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At 54, I’m old enough to remember regular use of a phrase I seldom hear anymore but which I have intentionally begun using. I no longer say “the United States.” Instead I refer to “these United States.” I remember thinking as a child that use of the term was quaint and backwards; as if the user were ignorant. It seems I was the ignorant one. The difference is profound and is at the center of the battles popping up around the country. The issue? Who is in charge; the several states or a single federal government?
“The United States” suggests the nation is a single entity with only one voice; the federal voice. The states are merely inconvenient divisions of the land mass which must be dealt with when announcing and enforcing rules enacted by the federal government.
“These United States” suggests a view more consistent with how our nation was crafted and with the Founders’ view of how it should function. The nation is not a single voice. It is many voices sounding in a united fashion without surrendering their right to individual speech. It is 50 voices on most issues with a surrogate acting as their agent only in very specific instances.
The “specific instances” are known collectively as “The Enumerated Powers” and can be found in Article 1, Section 8 of the US Constitution. The Founders’ intent to establish the primacy of the states is further established by the Bill of Rights which pointedly and specifically limits the federal government’s power.
This is clearly seen in the Bill of Rights’ repeated use of some variation of the phrase “Congress shall not …” In fact, one has to wait 124 years, to 1913?s 16th Amendment, before finding the phrase “Congress shall have the power …” in the language of an actual amendment.
The erosion began after 75 years in 1865. There, “Congress shall have the power …” first appears in the Constitution in a subsection of the 13th Amendment. Similar entries appear over the next 50 years. While these first efforts limit the power of Congress to enforcement, they still extend the powers of Congress beyond Article 1, Section 8; increasing the power of Congress and diminishing that of the individual states.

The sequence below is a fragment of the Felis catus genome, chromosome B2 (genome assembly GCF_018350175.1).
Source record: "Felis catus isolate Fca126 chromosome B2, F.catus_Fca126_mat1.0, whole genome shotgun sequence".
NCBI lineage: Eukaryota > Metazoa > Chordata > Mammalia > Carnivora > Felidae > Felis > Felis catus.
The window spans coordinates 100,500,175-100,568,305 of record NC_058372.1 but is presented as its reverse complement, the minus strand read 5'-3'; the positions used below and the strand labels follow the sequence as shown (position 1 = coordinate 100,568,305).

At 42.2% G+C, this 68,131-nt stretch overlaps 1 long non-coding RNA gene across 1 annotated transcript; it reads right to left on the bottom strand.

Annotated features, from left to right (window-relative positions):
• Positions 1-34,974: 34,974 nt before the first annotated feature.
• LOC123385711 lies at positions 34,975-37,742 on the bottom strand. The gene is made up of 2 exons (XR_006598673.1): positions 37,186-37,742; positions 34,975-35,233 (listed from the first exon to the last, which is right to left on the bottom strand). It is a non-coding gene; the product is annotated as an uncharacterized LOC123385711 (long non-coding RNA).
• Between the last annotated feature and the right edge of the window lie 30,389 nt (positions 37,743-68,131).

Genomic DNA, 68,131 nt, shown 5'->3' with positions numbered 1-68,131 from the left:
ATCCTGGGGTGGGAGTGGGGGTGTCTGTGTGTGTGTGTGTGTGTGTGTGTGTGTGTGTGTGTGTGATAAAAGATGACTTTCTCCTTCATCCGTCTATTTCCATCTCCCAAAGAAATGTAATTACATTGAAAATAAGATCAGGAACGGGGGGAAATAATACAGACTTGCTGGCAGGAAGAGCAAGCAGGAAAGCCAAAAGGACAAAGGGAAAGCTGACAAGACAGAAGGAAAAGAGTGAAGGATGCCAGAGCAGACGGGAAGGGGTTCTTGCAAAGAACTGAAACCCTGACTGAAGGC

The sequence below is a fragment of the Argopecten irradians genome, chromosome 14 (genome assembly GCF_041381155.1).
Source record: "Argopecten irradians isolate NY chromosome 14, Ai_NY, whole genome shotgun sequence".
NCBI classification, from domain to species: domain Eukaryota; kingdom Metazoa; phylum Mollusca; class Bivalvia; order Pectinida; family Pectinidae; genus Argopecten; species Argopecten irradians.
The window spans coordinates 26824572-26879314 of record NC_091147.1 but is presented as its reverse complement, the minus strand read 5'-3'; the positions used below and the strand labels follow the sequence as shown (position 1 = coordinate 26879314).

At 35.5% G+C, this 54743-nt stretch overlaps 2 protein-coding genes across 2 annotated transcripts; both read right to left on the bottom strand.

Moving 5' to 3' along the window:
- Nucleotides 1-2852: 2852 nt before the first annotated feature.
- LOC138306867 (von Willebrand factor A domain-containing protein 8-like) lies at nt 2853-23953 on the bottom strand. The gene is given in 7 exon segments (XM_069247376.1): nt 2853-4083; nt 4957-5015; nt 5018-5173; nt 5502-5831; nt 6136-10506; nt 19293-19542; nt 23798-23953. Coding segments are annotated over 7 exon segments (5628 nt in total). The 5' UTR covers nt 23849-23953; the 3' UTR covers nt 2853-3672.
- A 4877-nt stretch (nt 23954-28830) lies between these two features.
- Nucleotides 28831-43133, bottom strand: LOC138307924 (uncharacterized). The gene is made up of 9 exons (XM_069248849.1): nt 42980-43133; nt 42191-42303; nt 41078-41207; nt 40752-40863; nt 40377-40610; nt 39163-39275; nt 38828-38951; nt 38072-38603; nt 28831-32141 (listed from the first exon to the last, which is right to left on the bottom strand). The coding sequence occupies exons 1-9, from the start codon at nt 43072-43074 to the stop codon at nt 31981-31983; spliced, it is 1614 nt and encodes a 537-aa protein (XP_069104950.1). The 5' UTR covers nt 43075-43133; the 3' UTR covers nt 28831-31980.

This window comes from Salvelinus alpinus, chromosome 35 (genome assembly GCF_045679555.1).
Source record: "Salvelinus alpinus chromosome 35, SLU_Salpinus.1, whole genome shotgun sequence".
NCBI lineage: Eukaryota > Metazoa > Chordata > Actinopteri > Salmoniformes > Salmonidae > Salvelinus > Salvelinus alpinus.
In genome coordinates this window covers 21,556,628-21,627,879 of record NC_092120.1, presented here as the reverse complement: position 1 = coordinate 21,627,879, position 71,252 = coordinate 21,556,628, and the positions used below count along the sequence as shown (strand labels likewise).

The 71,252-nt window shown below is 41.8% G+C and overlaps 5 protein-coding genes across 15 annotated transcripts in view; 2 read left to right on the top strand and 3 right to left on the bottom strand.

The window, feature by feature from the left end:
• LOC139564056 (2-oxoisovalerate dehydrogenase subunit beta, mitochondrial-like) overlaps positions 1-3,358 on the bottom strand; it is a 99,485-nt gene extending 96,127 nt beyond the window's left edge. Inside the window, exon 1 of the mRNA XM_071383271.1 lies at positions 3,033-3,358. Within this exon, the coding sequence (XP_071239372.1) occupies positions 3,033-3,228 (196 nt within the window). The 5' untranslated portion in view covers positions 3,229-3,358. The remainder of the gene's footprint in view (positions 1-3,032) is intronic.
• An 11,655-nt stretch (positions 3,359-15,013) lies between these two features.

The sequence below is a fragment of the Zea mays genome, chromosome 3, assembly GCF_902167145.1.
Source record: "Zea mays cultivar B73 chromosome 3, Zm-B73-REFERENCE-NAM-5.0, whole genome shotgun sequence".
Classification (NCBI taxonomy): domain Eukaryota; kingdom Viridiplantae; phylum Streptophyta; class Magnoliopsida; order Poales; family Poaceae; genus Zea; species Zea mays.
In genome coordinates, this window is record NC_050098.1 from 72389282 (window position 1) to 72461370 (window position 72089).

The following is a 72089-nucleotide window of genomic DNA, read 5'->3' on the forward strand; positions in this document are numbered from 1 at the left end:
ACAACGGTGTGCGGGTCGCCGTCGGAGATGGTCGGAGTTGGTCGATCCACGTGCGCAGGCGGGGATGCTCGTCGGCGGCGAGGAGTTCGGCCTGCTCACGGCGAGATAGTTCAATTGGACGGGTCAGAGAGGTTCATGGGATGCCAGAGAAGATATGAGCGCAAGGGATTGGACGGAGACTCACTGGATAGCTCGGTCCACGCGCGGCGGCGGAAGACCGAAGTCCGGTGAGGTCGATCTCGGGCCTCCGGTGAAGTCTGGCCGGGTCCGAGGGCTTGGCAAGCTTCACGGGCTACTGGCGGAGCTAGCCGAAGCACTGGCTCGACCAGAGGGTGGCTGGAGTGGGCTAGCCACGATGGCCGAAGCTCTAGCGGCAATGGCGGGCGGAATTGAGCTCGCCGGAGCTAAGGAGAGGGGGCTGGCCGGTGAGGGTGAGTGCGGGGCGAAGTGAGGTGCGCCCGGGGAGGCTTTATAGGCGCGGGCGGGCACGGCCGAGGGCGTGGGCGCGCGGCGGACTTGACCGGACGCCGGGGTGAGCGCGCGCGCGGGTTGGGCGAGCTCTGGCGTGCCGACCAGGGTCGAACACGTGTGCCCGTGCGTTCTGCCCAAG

Simultaneous subtle changes in Constitutional language on the role of states further dilutes their primacy. Consider these examples:
(13th Amendment – 1865) Neither slavery nor involuntary servitude, except as a punishment for crime whereof the party shall have been duly convicted, shall exist within the United States, or any place subject to their jurisdiction.
(15th Amendment – 1870) The right of citizens of the United States to vote shall not be denied or abridged by the United States or by any State on account of race, color, or previous condition of servitude. (emphasis added)
The result of this slow drift is that today’s federal government runs roughshod over its former masters. The federal government’s treatment of Arizona over Immigration and Indiana over Planned Parenthood is a vision of the future if states do not contest the eroding of their authority.
The federal government is not the only villain, however. The states were and remain complicit in the process. Constitutional amendments are ratified by the states. They agreed to the popular election of Senators. The original creators of the federal government allowed the servant to become the master.
The good news is, what the states have done, they can undo. If even a few push back, they can rein in their out of control servant. They can resume their place as the ultimate political authority in these United States.
The push back can be as basic as enacting laws their citizens want and forcing the federal government to sue them to prevent implementation. These cases should be used to highlight the issue of State’s Rights. There are far more serious options available such as refusing to send tax dollars to Washington in the same fashion Washington regularly threatens not to return tax dollars to the states previously remitted by the states.
But “push back” there must be. Or else we consign both our Constitution and our Liberty to a slow death. While it may be possible to find and reinstate truths and liberties thoroughly lost, the superior strategy is prevention. The emergence of the Tea Party Movement and similar grassroots efforts provide citizen support for the struggle. All it will take is for states to remember: “The powers not delegated to the United States by the Constitution, nor prohibited by it to the States, are reserved to the States respectively, or to the people.”